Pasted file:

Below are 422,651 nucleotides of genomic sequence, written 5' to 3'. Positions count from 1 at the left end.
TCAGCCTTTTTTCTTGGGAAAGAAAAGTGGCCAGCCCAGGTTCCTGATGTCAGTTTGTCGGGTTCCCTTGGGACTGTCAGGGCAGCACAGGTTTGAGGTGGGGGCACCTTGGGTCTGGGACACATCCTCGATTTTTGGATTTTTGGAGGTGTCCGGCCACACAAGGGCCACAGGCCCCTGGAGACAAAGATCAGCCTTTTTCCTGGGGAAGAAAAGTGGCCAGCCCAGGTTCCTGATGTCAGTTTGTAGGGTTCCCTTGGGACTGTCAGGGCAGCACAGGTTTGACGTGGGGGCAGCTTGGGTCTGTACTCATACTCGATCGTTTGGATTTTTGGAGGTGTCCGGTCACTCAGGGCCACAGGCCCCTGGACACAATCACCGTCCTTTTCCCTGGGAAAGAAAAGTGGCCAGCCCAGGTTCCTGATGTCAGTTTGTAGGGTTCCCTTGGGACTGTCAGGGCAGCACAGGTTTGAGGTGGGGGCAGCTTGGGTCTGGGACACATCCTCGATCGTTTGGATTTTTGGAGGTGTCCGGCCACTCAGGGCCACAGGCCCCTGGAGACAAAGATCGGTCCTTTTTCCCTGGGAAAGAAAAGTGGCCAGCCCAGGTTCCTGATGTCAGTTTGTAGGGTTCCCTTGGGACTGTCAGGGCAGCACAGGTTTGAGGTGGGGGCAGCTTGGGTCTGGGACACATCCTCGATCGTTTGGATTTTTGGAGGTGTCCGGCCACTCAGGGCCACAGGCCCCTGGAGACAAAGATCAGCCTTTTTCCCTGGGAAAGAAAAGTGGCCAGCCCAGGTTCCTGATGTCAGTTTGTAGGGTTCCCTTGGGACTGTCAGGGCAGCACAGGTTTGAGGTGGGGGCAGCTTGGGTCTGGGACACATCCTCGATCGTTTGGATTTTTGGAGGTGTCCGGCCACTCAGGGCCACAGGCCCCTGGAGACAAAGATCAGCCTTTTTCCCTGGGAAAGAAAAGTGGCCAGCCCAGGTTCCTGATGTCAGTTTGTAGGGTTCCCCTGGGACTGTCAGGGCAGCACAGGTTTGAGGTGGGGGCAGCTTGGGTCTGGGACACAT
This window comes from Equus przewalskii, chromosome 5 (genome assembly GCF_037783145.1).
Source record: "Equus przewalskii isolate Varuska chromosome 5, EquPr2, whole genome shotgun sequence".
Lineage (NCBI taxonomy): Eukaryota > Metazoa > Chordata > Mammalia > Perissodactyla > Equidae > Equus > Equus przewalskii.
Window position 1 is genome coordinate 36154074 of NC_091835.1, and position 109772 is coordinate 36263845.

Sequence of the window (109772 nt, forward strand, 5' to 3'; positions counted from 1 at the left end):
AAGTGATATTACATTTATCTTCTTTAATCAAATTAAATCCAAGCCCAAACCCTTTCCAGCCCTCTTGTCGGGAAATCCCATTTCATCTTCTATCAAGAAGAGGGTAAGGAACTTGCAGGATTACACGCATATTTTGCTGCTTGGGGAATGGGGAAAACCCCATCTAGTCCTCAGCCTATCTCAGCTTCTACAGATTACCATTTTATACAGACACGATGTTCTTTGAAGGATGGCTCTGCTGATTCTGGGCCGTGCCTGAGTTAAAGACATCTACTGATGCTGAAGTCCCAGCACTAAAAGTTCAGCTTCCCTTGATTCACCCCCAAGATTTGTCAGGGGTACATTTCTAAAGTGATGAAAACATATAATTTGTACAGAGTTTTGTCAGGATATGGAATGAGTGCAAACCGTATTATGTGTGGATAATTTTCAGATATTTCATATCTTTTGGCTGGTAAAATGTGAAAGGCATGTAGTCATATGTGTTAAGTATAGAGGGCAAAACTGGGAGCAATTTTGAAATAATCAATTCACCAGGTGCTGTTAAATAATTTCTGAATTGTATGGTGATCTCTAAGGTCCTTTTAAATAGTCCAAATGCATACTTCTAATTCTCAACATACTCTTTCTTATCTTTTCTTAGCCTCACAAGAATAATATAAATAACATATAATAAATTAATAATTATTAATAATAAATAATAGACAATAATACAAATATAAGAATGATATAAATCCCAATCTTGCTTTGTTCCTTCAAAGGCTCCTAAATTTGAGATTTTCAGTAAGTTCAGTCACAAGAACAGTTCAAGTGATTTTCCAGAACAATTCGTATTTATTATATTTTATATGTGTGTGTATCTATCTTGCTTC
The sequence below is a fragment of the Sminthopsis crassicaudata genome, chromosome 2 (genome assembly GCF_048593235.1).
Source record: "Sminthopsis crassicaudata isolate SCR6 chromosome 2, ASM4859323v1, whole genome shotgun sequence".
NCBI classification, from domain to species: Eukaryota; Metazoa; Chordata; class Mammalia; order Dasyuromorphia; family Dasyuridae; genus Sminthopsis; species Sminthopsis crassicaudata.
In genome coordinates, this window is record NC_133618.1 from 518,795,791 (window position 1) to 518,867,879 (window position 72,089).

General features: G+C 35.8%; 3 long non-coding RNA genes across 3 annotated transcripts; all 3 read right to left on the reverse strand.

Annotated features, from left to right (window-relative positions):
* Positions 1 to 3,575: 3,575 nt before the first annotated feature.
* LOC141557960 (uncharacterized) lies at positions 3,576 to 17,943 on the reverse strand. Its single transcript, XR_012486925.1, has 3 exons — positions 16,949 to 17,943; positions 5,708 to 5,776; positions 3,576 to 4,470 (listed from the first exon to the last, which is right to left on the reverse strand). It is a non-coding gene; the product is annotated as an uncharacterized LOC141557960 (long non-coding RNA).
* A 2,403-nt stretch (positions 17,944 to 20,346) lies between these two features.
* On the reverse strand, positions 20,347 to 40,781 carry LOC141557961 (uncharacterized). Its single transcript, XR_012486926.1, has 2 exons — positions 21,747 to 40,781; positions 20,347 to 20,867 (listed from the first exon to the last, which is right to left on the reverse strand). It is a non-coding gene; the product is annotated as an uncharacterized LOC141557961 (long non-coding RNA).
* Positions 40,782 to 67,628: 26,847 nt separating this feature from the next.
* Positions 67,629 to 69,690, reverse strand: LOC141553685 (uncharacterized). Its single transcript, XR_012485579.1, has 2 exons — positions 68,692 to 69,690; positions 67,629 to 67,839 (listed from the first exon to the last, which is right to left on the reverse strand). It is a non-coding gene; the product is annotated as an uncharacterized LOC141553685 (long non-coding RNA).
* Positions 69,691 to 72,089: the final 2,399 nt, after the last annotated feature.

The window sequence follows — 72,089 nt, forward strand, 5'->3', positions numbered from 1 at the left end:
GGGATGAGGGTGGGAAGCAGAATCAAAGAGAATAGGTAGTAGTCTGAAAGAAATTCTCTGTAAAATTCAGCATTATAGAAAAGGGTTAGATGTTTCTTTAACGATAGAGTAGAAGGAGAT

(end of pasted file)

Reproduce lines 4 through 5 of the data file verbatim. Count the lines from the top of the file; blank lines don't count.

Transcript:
Source record: "Equus przewalskii isolate Varuska chromosome 5, EquPr2, whole genome shotgun sequence".
Lineage (NCBI taxonomy): Eukaryota > Metazoa > Chordata > Mammalia > Perissodactyla > Equidae > Equus > Equus przewalskii.